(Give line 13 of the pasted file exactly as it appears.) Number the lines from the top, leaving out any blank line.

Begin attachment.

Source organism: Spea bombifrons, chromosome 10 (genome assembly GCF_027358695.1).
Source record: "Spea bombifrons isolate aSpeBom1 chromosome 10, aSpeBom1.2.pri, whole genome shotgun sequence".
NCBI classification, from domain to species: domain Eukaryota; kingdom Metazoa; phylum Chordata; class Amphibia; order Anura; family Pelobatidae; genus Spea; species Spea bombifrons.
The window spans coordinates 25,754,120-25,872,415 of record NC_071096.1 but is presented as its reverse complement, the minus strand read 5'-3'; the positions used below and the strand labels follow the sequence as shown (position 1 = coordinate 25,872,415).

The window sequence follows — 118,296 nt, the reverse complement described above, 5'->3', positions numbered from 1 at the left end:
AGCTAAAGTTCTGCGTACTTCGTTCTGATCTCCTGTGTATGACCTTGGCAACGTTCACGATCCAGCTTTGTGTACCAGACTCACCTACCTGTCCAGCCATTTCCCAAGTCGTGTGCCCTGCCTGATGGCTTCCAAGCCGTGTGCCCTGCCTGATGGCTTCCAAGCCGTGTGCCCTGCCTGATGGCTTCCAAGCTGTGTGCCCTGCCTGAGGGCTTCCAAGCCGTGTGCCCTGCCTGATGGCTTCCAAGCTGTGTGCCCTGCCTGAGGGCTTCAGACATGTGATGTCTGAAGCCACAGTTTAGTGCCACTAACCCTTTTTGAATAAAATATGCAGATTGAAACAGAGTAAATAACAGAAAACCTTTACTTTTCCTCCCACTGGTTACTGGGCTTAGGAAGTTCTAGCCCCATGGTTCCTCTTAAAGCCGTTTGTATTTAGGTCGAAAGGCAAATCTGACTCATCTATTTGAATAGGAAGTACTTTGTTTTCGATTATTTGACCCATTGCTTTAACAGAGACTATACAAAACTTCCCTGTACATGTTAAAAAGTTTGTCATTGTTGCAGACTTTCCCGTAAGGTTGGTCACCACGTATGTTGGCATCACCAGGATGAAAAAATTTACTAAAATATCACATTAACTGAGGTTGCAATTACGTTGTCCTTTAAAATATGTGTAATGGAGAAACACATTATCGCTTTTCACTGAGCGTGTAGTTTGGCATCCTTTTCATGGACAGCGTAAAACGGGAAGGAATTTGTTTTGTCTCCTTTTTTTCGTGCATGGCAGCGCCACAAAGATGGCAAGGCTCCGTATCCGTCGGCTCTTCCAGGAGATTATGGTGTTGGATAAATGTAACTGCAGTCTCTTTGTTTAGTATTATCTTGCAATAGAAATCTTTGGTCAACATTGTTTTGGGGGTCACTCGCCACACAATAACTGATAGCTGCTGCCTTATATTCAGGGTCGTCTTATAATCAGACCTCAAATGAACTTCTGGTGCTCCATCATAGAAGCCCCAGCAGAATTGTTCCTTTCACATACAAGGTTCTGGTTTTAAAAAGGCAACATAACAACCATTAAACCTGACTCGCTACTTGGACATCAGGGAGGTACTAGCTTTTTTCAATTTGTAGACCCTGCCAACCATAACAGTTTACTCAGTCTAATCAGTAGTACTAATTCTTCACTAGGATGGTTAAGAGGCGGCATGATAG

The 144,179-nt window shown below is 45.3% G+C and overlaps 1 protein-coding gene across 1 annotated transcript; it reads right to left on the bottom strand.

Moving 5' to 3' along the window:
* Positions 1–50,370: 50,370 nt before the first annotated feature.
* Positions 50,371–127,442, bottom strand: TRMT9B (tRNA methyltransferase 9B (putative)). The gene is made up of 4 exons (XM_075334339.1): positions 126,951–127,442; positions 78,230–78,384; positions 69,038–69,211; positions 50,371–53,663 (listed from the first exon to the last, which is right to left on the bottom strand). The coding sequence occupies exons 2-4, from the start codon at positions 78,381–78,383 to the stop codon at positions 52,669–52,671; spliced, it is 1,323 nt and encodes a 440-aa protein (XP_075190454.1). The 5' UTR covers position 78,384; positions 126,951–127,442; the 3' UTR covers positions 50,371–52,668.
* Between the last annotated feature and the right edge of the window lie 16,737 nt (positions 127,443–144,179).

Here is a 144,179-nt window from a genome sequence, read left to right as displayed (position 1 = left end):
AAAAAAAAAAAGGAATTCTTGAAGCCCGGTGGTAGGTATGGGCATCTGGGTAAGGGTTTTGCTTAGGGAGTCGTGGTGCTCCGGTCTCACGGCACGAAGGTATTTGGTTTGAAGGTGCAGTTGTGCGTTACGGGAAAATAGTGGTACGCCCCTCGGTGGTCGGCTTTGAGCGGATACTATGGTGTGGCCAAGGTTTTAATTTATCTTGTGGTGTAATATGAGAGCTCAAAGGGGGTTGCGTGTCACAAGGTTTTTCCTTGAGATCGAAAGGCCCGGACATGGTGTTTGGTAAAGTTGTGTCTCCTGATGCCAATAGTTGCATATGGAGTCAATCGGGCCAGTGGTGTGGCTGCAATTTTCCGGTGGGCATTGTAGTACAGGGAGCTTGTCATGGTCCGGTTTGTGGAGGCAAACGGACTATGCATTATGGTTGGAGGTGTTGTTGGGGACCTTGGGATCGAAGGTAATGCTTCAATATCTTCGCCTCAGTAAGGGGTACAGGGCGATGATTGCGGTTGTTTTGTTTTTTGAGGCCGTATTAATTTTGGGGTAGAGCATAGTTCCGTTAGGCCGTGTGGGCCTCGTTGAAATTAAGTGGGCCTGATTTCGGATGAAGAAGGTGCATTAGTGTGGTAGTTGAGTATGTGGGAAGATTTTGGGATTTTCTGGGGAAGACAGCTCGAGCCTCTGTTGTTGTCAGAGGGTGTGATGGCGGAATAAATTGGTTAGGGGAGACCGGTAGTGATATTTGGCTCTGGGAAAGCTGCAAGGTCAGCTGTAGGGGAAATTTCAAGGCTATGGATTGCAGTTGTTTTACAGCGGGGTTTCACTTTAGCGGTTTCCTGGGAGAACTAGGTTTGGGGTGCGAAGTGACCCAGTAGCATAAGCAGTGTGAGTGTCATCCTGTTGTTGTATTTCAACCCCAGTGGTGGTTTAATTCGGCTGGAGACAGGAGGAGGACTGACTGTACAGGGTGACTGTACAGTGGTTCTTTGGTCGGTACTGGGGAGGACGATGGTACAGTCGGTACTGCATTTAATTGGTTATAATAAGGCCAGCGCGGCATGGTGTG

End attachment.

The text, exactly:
AAAAAAAAAAAGGAATTCTTGAAGCCCGGTGGTAGGTATGGGCATCTGGGTAAGGGTTTTGCTTAGGGAGTCGTGGTGCTCCGGTCTCACGGCACGAAGGTATTTGGTTTGAAGGTGCAGTTGTGCGTTACGGGAAAATAGTGGTACGCCCCTCGGTGGTCGGCTTTGAGCGGATACTATGGTGTGGCCAAGGTTTTAATTTATCTTGTGGTGTAATATGAGAGCTCAAAGGGGGTTGCGTGTCACAAGGTTTTTCCTTGAGATCGAAAGGCCCGGACATGGTGTTTGGTAAAGTTGTGTCTCCTGATGCCAATAGTTGCATATGGAGTCAATCGGGCCAGTGGTGTGGCTGCAATTTTCCGGTGGGCATTGTAGTACAGGGAGCTTGTCATGGTCCGGTTTGTGGAGGCAAACGGACTATGCATTATGGTTGGAGGTGTTGTTGGGGACCTTGGGATCGAAGGTAATGCTTCAATATCTTCGCCTCAGTAAGGGGTACAGGGCGATGATTGCGGTTGTTTTGTTTTTTGAGGCCGTATTAATTTTGGGGTAGAGCATAGTTCCGTTAGGCCGTGTGGGCCTCGTTGAAATTAAGTGGGCCTGATTTCGGATGAAGAAGGTGCATTAGTGTGGTAGTTGAGTATGTGGGAAGATTTTGGGATTTTCTGGGGAAGACAGCTCGAGCCTCTGTTGTTGTCAGAGGGTGTGATGGCGGAATAAATTGGTTAGGGGAGACCGGTAGTGATATTTGGCTCTGGGAAAGCTGCAAGGTCAGCTGTAGGGGAAATTTCAAGGCTATGGATTGCAGTTGTTTTACAGCGGGGTTTCACTTTAGCGGTTTCCTGGGAGAACTAGGTTTGGGGTGCGAAGTGACCCAGTAGCATAAGCAGTGTGAGTGTCATCCTGTTGTTGTATTTCAACCCCAGTGGTGGTTTAATTCGGCTGGAGACAGGAGGAGGACTGACTGTACAGGGTGACTGTACAGTGGTTCTTTGGTCGGTACTGGGGAGGACGATGGTACAGTCGGTACTGCATTTAATTGGTTATAATAAGGCCAGCGCGGCATGGTGTG